A line-by-line translation

Measure for Measure

Measure for Measure Translation Act 1, Scene 4

Line Map Clear Line Map Add

Enter ISABELLA and FRANCISCA

ISABELLA

And have you nuns no farther privileges?

ISABELLA

And you nuns don't have any other privileges? 

FRANCISCA

Are not these large enough?

FRANCISCA

Are these not enough?

ISABELLA

Yes, truly; I speak not as desiring more; But rather wishing a more strict restraint Upon the sisterhood, the votarists of Saint Clare.

ISABELLA

Yes, indeed they are. I'm not saying that I want anything more, I'm actually wishing for stricter rules here in the sisterhood of the nuns of Saint Clare.

LUCIO

[Within] Ho! Peace be in this place!

LUCIO

[Offstage] Hey! Peace be in this place!

ISABELLA

Who's that which calls?

ISABELLA

Who's that who's calling?

FRANCISCA

It is a man's voice. Gentle Isabella, Turn you the key, and know his business of him; You may, I may not; you are yet unsworn. When you have vow'd, you must not speak with men But in the presence of the prioress: Then, if you speak, you must not show your face, Or, if you show your face, you must not speak. He calls again; I pray you, answer him.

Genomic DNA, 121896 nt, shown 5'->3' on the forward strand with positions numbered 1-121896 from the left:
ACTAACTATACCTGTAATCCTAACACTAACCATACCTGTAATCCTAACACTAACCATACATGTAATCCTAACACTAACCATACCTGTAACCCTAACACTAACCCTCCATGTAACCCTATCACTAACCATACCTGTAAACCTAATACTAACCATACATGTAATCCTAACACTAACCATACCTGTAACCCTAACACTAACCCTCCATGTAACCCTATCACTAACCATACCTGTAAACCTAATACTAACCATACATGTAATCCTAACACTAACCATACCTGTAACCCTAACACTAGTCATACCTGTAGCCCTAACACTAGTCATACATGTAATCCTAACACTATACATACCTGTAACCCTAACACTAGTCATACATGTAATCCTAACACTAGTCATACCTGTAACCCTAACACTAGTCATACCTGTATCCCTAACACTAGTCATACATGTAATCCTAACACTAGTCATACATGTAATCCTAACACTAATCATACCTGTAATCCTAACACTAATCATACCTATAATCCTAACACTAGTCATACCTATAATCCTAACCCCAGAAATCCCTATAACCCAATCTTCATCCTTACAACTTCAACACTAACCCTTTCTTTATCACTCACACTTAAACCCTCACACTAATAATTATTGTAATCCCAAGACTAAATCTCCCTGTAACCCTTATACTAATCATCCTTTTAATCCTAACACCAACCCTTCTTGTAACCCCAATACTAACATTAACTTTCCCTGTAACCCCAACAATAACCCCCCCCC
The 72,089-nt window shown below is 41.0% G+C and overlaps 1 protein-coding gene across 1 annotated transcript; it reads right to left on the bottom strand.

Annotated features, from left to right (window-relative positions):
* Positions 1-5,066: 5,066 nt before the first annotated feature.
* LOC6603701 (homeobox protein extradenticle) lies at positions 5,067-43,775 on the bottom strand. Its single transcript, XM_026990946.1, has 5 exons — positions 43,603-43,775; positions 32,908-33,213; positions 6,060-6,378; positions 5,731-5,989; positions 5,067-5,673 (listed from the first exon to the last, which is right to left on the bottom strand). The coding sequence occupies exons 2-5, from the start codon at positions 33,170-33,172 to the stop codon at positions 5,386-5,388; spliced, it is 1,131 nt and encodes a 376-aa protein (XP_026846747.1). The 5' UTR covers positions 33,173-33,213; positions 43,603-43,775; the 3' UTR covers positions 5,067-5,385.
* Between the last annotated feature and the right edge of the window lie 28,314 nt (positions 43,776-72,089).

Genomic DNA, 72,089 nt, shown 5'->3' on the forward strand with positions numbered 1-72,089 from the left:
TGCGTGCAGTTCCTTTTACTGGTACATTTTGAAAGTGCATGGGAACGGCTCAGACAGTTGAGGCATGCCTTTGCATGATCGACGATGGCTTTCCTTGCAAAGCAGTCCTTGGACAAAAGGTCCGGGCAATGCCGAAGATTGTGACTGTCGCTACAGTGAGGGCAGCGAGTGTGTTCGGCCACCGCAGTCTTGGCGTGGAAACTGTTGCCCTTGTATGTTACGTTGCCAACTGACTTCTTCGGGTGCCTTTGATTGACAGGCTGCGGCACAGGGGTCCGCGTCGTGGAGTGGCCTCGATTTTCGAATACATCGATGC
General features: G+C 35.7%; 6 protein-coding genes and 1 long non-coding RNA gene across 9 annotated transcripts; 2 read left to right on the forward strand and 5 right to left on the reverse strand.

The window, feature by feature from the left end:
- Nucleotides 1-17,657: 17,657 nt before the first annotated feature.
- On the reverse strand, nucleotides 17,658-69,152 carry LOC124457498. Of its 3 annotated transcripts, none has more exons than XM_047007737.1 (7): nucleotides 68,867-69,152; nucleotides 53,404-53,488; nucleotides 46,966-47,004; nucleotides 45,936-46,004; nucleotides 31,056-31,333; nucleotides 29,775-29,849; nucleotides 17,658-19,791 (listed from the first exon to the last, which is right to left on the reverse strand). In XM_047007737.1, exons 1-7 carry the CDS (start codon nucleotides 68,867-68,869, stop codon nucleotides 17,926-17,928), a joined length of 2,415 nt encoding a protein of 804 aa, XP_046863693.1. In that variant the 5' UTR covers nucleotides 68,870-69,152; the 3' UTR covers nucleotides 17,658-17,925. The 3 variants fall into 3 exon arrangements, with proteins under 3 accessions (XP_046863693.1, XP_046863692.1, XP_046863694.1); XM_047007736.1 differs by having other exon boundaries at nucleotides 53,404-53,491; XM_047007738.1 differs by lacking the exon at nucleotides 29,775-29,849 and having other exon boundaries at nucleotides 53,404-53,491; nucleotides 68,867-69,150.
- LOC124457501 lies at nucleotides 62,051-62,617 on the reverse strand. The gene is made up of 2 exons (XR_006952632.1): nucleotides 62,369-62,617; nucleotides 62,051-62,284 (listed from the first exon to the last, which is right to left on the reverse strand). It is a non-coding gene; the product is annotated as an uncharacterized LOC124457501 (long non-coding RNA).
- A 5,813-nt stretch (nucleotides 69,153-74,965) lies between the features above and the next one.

FRANCISCA

It's a man's voice. Dear Isabella: you turn the key and find out what he wants. You can; I can't. You haven't taken your vows yet. Once you've taken your vows, you can't speak with men unless the prioress is there. Then, if you speak, you can't show your face. Or if you show your face, you can't speak. He's calling again; please, answer him.

Exit

ISABELLA

Peace and prosperity! Who is't that calls?

ISABELLA

Peace and prosperity! Who's there?

Enter LUCIO

LUCIO

Hail, virgin, if you be, as those cheek-roses Proclaim you are no less! Can you so stead me As bring me to the sight of Isabella, A novice of this place and the fair sister To her unhappy brother Claudio?